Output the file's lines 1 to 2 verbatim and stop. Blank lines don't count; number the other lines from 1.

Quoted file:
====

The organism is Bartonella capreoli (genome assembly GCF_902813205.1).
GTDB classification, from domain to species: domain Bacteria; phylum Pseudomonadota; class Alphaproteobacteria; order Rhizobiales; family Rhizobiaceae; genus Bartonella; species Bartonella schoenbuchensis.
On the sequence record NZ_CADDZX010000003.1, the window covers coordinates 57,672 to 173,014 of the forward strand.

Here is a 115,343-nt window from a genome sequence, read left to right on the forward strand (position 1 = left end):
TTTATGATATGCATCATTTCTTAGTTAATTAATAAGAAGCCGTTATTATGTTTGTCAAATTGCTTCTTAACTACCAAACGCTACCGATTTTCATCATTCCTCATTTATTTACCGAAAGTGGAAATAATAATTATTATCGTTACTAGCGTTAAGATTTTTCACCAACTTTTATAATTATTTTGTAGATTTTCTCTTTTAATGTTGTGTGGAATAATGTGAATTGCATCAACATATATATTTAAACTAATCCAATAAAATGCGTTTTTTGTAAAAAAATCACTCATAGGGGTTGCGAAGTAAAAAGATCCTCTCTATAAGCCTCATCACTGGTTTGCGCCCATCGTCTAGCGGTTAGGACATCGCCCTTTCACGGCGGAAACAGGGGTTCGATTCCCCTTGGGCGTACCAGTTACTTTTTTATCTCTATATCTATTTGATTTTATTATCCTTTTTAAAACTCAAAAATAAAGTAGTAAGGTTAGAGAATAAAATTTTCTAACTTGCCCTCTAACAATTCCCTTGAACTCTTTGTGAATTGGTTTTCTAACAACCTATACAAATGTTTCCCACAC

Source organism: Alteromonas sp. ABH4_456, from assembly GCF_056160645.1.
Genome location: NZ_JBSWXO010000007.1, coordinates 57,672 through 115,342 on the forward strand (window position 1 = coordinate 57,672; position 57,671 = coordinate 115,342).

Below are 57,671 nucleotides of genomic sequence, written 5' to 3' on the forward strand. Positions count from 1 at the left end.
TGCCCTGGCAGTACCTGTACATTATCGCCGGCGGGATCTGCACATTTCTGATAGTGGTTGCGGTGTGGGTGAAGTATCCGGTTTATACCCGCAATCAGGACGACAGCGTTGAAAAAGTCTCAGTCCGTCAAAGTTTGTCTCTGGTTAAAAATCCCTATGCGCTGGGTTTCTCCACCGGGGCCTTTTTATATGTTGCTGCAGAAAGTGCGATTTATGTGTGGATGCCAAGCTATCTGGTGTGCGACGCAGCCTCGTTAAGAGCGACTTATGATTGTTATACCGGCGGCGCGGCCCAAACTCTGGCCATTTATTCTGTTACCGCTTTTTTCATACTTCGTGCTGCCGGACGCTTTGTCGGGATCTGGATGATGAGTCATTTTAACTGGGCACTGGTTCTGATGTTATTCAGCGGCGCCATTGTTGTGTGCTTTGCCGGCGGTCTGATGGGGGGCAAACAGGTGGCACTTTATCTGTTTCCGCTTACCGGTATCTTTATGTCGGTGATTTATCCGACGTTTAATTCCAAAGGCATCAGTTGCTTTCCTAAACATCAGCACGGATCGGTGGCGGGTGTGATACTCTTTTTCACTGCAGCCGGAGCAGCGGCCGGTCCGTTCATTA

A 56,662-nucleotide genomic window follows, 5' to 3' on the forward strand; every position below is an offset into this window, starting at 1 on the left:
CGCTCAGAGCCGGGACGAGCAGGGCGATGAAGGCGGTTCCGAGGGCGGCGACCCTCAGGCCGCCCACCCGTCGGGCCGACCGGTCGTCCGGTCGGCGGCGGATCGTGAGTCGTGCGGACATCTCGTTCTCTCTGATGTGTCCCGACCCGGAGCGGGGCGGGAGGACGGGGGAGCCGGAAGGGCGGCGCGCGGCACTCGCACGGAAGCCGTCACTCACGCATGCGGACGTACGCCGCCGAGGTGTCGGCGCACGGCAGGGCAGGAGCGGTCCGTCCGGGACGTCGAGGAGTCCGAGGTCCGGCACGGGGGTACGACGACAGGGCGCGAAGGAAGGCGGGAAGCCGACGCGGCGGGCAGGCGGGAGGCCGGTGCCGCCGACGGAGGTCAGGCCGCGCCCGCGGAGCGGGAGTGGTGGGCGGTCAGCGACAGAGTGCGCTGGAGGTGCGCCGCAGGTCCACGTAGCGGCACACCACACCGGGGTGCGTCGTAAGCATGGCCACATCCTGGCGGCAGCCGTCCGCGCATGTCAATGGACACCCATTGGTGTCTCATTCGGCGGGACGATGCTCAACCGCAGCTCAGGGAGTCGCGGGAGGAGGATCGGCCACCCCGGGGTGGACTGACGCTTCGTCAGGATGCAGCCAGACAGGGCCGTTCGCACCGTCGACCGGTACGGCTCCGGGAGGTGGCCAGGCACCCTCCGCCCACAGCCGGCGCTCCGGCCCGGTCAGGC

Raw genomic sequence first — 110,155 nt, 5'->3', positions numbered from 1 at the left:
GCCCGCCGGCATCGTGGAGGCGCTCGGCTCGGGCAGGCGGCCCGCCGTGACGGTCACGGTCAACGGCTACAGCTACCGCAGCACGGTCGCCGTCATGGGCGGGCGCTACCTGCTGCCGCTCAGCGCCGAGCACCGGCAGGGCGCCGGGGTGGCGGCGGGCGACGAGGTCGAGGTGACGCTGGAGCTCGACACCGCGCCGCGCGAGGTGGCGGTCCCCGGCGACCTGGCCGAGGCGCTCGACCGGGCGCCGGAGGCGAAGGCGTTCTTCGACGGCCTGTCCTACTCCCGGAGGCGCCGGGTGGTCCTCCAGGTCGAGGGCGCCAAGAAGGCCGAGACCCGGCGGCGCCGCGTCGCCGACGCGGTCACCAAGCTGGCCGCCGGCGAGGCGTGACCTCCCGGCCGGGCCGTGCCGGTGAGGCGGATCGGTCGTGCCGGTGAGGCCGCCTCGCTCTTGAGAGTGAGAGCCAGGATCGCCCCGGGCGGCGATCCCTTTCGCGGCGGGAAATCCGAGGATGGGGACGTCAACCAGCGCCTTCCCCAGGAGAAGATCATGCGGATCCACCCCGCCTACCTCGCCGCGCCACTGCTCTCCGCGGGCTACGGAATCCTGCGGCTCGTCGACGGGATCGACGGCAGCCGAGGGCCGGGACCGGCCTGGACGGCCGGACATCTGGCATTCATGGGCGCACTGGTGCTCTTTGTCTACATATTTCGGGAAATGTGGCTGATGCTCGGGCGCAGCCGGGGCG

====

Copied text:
The organism is Bartonella capreoli (genome assembly GCF_902813205.1).
GTDB classification, from domain to species: domain Bacteria; phylum Pseudomonadota; class Alphaproteobacteria; order Rhizobiales; family Rhizobiaceae; genus Bartonella; species Bartonella schoenbuchensis.